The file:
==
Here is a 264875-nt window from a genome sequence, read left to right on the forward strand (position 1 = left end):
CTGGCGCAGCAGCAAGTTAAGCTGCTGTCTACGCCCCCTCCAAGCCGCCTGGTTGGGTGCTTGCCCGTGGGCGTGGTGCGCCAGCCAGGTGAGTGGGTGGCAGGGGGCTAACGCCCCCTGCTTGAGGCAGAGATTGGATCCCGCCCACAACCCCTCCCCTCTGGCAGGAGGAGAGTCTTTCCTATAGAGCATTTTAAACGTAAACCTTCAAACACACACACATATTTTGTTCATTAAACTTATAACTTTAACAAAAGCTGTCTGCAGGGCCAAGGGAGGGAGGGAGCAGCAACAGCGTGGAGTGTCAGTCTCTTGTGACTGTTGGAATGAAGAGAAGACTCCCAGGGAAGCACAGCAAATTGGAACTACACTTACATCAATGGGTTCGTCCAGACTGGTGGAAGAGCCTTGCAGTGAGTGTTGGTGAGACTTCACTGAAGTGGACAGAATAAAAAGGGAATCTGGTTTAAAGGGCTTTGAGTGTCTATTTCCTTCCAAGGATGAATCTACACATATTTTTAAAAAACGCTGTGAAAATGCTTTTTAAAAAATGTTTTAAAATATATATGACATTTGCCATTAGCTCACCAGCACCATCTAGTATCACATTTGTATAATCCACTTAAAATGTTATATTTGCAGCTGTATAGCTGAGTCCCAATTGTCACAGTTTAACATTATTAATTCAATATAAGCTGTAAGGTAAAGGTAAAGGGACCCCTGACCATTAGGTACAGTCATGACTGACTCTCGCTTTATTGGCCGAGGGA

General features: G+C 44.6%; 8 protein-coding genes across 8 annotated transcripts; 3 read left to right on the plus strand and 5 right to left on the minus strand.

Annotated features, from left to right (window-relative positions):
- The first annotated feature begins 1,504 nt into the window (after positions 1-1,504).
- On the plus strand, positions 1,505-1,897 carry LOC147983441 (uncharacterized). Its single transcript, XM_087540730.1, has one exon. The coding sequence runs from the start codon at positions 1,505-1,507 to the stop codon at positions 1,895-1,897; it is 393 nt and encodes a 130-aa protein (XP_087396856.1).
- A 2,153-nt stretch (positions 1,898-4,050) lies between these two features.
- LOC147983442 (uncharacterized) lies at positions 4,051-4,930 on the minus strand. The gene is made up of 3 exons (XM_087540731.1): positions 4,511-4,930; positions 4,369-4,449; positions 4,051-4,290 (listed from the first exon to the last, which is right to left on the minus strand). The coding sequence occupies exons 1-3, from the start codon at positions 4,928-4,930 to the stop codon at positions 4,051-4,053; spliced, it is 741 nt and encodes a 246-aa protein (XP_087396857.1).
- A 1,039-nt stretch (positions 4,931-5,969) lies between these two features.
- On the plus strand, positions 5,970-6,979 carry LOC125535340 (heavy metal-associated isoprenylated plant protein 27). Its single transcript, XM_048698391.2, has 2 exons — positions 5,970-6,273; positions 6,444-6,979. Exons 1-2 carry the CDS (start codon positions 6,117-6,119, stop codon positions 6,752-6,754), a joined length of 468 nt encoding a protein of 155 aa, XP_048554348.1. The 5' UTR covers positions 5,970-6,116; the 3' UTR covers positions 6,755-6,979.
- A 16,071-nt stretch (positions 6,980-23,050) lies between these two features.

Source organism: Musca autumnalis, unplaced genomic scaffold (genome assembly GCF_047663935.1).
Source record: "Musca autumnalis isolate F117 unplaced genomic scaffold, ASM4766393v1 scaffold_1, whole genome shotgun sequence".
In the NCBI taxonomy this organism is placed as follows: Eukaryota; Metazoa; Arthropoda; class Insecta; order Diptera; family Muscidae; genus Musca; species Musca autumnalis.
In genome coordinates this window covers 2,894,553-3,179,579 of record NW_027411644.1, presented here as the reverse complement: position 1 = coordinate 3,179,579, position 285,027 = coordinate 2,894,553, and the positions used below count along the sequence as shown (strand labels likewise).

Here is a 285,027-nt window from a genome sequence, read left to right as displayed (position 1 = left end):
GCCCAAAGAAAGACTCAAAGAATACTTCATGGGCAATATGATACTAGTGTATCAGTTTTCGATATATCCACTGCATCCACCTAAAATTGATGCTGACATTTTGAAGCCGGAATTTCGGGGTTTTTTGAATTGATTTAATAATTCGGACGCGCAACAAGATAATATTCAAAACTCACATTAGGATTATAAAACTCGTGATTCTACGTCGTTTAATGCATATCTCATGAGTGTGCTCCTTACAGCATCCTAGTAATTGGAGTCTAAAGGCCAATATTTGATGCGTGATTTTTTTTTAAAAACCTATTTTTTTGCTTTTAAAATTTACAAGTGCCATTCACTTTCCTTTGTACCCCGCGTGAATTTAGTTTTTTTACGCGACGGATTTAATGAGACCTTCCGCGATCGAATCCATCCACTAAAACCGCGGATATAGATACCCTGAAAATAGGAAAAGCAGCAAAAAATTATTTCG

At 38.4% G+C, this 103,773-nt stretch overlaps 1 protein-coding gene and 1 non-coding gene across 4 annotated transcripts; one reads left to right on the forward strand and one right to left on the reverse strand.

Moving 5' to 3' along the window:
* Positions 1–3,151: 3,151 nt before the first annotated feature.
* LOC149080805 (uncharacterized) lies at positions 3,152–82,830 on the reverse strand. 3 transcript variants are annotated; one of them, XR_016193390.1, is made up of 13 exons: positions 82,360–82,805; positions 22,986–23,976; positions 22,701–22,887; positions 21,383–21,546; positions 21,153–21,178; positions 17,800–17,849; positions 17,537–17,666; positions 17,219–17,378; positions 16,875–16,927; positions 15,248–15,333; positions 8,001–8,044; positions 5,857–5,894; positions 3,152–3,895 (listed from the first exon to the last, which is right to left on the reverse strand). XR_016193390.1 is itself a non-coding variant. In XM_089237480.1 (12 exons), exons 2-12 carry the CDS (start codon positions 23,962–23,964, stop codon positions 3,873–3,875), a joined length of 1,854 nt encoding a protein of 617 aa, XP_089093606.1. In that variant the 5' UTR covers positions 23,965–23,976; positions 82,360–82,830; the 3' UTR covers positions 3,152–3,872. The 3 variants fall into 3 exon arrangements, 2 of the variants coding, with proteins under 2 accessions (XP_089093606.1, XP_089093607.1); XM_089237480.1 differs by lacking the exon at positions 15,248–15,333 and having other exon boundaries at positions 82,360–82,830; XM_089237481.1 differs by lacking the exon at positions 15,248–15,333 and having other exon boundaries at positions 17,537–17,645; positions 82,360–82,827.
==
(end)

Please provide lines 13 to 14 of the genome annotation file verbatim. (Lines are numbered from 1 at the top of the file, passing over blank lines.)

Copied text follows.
Source record: "Musca autumnalis isolate F117 unplaced genomic scaffold, ASM4766393v1 scaffold_1, whole genome shotgun sequence".
In the NCBI taxonomy this organism is placed as follows: Eukaryota; Metazoa; Arthropoda; class Insecta; order Diptera; family Muscidae; genus Musca; species Musca autumnalis.